The Best and Worst Foods for Weight Loss
There’s more to losing weight than eating salad and avoiding French fries. Here, some surprising foods that will help or hurt your slim-down efforts
In the weight-loss war, a dieter wants the best possible resources on hIs or her side. It helps to know, then, that some foods are sturdy soldiers, nutritious as well as satisfying for the eater. Other foods, alas, are traitors, ready to sabotage weight-loss efforts from the first bite. Before considering specific foods, there are three crucial factors to keep in mind when on a weight-control regimen, according to Debra Brown-Grossman of Montclair, a registered dietitian in private practice and a certified diabetes educator: Caloric density: If a food has a low caloric density—as is the case with dark salad greens, fruits and vegetables—you can eat more of it. “Studies have shown that people tend to eat the same volume of food, by weight, per day,” says Brown- Grossman. “So lowering the calories per bite lowers the total calories per day.” Portion size: “People notice changes in portion size more than they do changes in caloric density,” says the dietitian.
“So rather than making dramatic changes in portion size, it’s better to make small changes and lower the caloric density— for example, substitute applesauce for butter when making muffins.” Nutritional content: “We must also take into account the nutritional content of food when making food choices for weight loss,” says Brown-Grossman. “For example, peanut butter or other nut butters have a high caloric density. But they’re very nutritious and tend to sate us, so they can be useful for weight loss.”
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Dark leafy greens, raw in salads or cooked with a little olive oil. “
Choose from kale, collard greens, broccoli rabe, bok choy or spinach,” says dietitian Debra Brown- Grossman. “All are fiber- and nutrition-rich and filling.”
Fish and seafood
“Again, high in nutrition, low in caloric density, all protein and very filling,” says our expert. “They can be baked, broiled and even occasionally lightly pan-fried in good oils such as olive or canola. Fish that’s white is best because it’s about 10 calories per ounce, compared with fatty fish like salmon, which is 50 calories per ounce. However, compare that with red meat, which is 100 calories per ounce.”
Eggs are a nutrition powerhouse, says Brown-Grossman. “You don’t need to throw the yellow away—that’s where all the vitamins and minerals are,” she says. “There’s no evidence that eating eggs raises cholesterol, especially if the eggs are cage-free, because they contain less dietary cholesterol and have extra omega-3 fatty acids.”
“Beans in general have a low caloric density and are filling and full of nutrition,” Brown-Grossman says. “Garbanzos can be mashed, used as spreads or made into salads with the addition of a bit of feta cheese and vegetables.”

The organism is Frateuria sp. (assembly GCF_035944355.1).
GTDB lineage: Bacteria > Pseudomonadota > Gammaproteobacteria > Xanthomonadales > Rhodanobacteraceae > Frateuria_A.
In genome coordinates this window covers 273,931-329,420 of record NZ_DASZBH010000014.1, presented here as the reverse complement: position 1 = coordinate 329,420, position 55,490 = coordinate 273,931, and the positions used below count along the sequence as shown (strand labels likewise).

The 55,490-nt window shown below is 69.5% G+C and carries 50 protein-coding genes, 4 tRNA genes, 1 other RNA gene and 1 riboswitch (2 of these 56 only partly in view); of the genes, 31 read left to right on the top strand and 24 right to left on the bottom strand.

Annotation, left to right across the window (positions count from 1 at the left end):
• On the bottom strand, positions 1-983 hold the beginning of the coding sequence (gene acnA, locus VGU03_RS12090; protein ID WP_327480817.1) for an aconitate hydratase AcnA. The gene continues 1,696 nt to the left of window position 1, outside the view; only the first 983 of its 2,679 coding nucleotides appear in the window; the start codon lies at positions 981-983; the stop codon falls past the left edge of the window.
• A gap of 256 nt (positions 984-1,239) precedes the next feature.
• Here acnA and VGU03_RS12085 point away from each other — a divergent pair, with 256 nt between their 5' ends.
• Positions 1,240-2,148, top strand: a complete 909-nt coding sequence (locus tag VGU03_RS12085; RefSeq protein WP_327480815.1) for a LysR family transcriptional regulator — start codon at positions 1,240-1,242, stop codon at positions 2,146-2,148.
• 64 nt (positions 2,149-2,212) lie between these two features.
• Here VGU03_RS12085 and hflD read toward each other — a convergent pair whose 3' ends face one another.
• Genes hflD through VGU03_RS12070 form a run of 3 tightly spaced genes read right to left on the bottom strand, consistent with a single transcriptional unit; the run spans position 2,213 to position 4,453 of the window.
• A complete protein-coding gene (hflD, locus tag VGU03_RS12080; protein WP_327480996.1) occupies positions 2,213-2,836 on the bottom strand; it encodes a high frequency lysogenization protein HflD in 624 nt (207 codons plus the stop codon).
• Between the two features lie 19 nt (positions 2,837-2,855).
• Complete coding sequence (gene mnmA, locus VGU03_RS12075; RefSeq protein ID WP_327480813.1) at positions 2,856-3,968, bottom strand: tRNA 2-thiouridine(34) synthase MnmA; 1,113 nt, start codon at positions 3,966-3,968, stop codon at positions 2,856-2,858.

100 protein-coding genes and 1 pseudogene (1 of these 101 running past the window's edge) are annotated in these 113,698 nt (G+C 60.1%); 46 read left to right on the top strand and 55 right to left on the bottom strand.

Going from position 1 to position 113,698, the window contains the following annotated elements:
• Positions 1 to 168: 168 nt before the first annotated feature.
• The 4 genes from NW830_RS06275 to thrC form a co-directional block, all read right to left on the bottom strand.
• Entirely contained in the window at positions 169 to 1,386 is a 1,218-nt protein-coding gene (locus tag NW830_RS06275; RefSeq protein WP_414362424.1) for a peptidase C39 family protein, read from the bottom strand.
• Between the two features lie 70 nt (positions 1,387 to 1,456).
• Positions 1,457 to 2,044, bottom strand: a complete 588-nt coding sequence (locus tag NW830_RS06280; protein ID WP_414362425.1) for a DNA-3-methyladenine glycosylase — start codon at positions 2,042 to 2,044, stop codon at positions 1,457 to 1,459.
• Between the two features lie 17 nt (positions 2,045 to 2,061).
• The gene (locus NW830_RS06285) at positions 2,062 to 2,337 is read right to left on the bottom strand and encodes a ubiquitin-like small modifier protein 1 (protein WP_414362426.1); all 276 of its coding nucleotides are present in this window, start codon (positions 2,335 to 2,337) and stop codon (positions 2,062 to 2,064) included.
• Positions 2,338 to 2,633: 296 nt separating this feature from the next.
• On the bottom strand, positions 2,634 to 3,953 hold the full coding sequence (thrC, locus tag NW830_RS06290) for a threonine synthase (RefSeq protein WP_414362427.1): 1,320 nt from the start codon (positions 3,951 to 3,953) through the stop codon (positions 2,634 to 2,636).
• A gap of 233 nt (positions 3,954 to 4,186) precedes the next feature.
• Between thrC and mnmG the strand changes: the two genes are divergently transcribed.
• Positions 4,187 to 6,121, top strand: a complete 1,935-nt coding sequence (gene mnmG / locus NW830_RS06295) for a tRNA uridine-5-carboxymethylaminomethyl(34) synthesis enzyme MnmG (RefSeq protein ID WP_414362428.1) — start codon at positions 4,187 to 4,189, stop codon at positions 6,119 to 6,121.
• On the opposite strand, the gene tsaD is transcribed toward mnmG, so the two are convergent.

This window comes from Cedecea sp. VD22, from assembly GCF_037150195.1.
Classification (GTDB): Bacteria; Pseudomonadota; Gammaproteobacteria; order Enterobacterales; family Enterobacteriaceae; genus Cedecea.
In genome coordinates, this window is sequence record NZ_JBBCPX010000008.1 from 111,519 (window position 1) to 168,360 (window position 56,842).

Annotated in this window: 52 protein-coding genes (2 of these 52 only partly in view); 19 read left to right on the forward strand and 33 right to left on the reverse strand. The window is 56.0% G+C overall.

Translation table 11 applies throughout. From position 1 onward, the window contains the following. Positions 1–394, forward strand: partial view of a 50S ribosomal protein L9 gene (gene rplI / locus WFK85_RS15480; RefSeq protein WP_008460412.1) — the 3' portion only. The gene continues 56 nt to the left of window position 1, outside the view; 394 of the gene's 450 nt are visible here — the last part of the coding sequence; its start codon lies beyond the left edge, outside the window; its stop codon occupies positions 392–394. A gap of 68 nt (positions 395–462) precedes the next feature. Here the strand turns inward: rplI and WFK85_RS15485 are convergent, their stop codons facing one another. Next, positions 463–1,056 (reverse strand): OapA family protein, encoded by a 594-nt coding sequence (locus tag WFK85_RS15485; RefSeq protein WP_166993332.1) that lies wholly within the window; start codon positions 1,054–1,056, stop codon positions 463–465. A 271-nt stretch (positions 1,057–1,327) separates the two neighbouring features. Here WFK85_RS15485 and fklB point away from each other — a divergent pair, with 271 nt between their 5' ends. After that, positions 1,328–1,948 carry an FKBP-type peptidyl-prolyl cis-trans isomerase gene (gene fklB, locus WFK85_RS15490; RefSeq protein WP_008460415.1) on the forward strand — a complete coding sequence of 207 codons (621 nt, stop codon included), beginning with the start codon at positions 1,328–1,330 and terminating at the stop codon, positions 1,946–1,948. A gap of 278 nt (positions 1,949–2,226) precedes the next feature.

Greek low-fat or fat-free yogurt
It has a low caloric density but it’s full of nutrition and protein and helps you feel full, says our dietitian.
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“First, most people tend to eat considerably more than the ¾-cup serving recommended,” she says. Second, claims made on the front of the box, like “whole grains,” “high fiber” or “organic,” can be misleading. Check out the ingredients information: Whole grains should be listed first. Look for more than 5 grams of fiber that comes from real whole grains, more than 7 grams of soy protein and less than 10 grams of added sugar per serving.
100-calorie snack packs
Not only do these processed foods provide little nutrition, they also aren’t filling. According to a study published in the Journal of Consumer Research, people tend to eat more than one small package at a time, negating the promised benefit of portion control. For snacking, stick to fresh fruit, nuts, seeds or Greek yogurt instead.
Often touted as a meal replacement, they’re convenient, and protein promotes a feeling of satiety. On the other hand, many brands are high in calories and contain high levels of carbohydrates, hydrogenated fats and artificial ingredients. A better choice: all-natural fiber bars, which are low-calorie and filling (try brands Gnu and Lara).
“‘Fat-free’ or ‘no added sugar’ or not, frozen yogurt is just extra calories and not much nutrition,” says Brown-Grossman. “At 20 or 25 calories per ounce, an average 1.5- to 2-cup serving can pack 150 to 200 calories, not to mention the extra calories in the sugary toppings.”
With zero calories, what could be the problem? Plenty. In a study by the University of Texas Health Science Center, diet softdrink users experienced 70 percent greater increases in waist circumference than non-users; frequent users (two or more diet sodas daily) experienced 500 percent greater increases than non-users. One theory: People who consume artificial sweeteners tend to crave, and therefore consume, greater amounts of sweet food overall.
Related Read: The Best and Worst Flavored-Water Drinks